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Darwin's Evolving Identity: Adventure, Ambition, and the Sin of Speculation

Coming Soon

By: Alistair Sponsel(Author)

336 pages, 13 plates with colour illustrations; 27 b/w photos

University of Chicago Press

Hardback | Feb 2018 | #236040 | ISBN-13: 9780226523118
Available for pre-order: Details
NHBS Price: £37.50 $48/€42 approx

About this book

Why – against his mentor's exhortations to publish – did Charles Darwin take twenty years to reveal his theory of evolution by natural selection? In Darwin's Evolving Identity, Alistair Sponsel argues that Darwin adopted this cautious approach in order to atone for mistakes he had made as a young geological author. Darwin recoiled from getting his "fingers burned" by the reaction to his ambitious theorising during the Beagle voyage and afterward in his publishing debut masterminded by the provocative geologist Charles Lyell. Far from being tormented by guilt about developing his evolutionary theory, Darwin was chastened by a publishing strategy that had forced him to disavow his "sin of speculation" about coral reefs, volcanoes, and earthquakes. It was this obligation to moderate his theoretical ambitions in general, rather than the prospect of public outcry over evolution in particular, that made Darwin such a cautious author of On the Origin of Species.

Drawing on his own ambitious research in Darwin's manuscripts and at the Beagle's remotest ports of call, Sponsel takes us from the ocean to the Origin and beyond, providing a vivid new picture of Darwin's career as a voyaging naturalist and metropolitan author and, through this example, of the range of skills involved in the development of scientific theories.



Part I Theorizing on the Move

1 Darwin’s Opportunity
- Coral Reefs as Objects of Fascination and Terror
- Studying Reef Formation as an Objective of the Beagle Voyage
- Darwin’s Training in the Sciences
- Enthusiasm for the South Sea Islands

2 An Amphibious Being
- Darwin’s Approach to Scientific Work at the Beginning of the Voyage
- Hydrography Becomes a Resource for the Naturalist
- An Ambitious Plan for Studying Zoophytes

3 Studying Dry Land with a Maritime Perspective
- Applying the Lessons of Hydrography to the Interpretation of Geology
- Elevation and Subsidence

4 The Making of a Eureka Moment
- The Dangerous Reefs of the Low Archipelago
- The View from Tahiti
- Theorizing Like Humboldt in a Floating Library

5 The Surveyor-Naturalist
- Darwin’s Sea-Level Study of the South Keeling Reef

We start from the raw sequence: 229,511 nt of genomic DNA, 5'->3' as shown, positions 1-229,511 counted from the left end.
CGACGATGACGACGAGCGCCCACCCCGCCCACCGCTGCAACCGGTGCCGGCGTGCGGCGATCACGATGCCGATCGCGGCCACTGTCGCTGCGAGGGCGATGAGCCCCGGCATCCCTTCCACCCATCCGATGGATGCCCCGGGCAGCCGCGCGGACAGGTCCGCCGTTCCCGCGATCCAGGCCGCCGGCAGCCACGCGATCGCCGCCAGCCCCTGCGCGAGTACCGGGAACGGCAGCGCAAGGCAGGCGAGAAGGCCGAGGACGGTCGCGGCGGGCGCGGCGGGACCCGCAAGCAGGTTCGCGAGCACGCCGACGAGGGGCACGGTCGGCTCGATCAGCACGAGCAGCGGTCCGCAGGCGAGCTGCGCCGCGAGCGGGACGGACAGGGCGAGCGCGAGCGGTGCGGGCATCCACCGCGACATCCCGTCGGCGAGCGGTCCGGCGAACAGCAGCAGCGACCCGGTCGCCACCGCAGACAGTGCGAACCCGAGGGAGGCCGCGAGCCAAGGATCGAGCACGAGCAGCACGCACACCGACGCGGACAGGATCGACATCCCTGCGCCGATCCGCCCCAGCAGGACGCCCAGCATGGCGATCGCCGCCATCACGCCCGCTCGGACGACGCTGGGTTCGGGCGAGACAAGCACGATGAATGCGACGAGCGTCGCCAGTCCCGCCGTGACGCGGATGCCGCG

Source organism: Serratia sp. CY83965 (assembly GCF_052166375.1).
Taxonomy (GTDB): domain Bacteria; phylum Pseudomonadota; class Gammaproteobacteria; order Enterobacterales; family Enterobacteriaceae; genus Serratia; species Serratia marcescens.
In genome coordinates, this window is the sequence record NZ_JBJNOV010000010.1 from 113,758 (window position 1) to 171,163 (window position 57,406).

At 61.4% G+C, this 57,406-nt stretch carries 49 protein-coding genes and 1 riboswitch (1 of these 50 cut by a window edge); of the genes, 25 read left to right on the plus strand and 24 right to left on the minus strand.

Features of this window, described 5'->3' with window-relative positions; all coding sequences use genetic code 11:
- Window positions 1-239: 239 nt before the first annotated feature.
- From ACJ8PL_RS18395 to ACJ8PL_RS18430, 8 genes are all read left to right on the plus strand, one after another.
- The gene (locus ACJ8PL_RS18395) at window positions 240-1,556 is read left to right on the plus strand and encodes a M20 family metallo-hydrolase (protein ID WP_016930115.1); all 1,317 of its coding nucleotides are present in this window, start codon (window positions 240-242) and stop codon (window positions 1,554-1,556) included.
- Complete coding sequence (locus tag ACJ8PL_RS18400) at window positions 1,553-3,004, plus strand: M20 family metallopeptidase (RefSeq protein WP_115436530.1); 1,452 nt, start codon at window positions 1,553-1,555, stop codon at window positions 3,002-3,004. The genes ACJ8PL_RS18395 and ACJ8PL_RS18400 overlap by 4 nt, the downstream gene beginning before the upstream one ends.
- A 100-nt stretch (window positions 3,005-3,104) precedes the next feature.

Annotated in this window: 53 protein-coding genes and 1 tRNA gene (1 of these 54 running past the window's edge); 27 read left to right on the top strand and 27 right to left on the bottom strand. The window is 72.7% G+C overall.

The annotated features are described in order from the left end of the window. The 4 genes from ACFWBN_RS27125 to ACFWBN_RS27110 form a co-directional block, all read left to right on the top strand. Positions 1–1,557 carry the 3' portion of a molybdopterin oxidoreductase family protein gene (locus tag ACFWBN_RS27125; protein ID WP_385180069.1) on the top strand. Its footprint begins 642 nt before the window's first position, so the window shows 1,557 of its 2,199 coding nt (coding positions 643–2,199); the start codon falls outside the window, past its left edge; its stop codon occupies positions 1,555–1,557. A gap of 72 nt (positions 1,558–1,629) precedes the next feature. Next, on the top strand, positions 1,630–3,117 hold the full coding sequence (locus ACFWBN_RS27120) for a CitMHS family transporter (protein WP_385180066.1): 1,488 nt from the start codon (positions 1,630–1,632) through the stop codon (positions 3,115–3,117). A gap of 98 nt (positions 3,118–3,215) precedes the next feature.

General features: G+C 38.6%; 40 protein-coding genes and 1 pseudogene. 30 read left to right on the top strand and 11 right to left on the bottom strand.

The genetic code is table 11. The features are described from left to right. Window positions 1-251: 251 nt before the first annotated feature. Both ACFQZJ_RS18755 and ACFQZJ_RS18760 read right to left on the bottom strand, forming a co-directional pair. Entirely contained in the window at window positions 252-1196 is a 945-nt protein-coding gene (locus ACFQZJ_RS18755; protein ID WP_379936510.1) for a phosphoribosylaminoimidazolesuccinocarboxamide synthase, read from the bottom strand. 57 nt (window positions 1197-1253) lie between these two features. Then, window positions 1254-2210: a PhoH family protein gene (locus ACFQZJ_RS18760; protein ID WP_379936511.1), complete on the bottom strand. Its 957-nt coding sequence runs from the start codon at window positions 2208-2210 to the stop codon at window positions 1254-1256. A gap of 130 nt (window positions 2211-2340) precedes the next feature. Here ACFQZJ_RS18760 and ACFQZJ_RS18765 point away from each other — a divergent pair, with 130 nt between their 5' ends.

- Seeing Underwater: The Hydrographic Survey at South Keeling
- Darwin’s Hydrographic Initiative at Mauritius

Part II Training in Theory

6 Lyell Claims Darwin as a Student
- Homeward Bound as an Aspiring Geologist
- Lyell as an Author
- Master and Student
- The Primacy of Geology in Darwin’s Private, as Well as Public, Activities

7 Darwin’s Audacity, Lyell’s Choreography
- Going Public
- Putting the Coral Theory to Work
- Species
- An Astonished Response from the Geological Elite
- Darwin’s Emergence as a Practitioner of Lyellian Geological Speculation

8 Burned by Success
- Darwin’s New Persona
- The Obligations of a Student to His Master
- The Beginnings of Darwin’s Anxiety about Speculation

Part III A Different Approach to Authorship

9 The Life of a Tormented Geologist (and Enthusiastic Evolutionist)
- Darwin’s Turn toward Empiricism and the Ideal of Comprehensiveness
- The Pressure of Public Expectations
- Lyell’s Appropriation of the Coral Reef Theory
- Studying Species as a Diversion from the Task at Hand

10 A Finished Task: Darwin’s Treatise on Coral Reefs
- The Space between Lyell and Darwin
- A Mountain of Facts
- The Theory Emerges
- The Immediate Reaction to Coral Reefs
- A Theory in Use and in Memory

Part IV Writing the Origin with His “Fingers Burned”

11 Atoning for the Sin of Speculation
- Balancing Speculation with Facts
- Rejecting Lyell’s Suggestion to Publish a “Sketch”
- Lyell Choreographs Another Debut
- Publishing an “Abstract” After All: On the Origin of Species
- Dealing with Darwin’s “Recollections”

- Lyell, Darwin, and Authorship
- Studying Practices, Learning about Theories


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Alistair Sponsel is assistant professor of history at Vanderbilt University.

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